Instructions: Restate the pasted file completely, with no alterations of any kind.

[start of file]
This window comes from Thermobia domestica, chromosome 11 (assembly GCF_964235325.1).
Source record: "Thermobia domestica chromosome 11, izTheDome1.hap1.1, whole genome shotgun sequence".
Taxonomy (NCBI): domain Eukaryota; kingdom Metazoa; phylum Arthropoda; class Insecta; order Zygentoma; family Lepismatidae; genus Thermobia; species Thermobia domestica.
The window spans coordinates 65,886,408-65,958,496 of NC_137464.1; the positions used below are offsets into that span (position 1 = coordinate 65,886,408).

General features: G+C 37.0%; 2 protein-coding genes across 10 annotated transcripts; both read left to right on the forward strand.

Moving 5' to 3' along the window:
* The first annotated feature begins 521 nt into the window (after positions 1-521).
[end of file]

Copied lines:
This window comes from Thermobia domestica, chromosome 11 (assembly GCF_964235325.1).
Source record: "Thermobia domestica chromosome 11, izTheDome1.hap1.1, whole genome shotgun sequence".
Taxonomy (NCBI): domain Eukaryota; kingdom Metazoa; phylum Arthropoda; class Insecta; order Zygentoma; family Lepismatidae; genus Thermobia; species Thermobia domestica.
The window spans coordinates 65,886,408-65,958,496 of NC_137464.1; the positions used below are offsets into that span (position 1 = coordinate 65,886,408).

General features: G+C 37.0%; 2 protein-coding genes across 10 annotated transcripts; both read left to right on the forward strand.

Moving 5' to 3' along the window:
* The first annotated feature begins 521 nt into the window (after positions 1-521).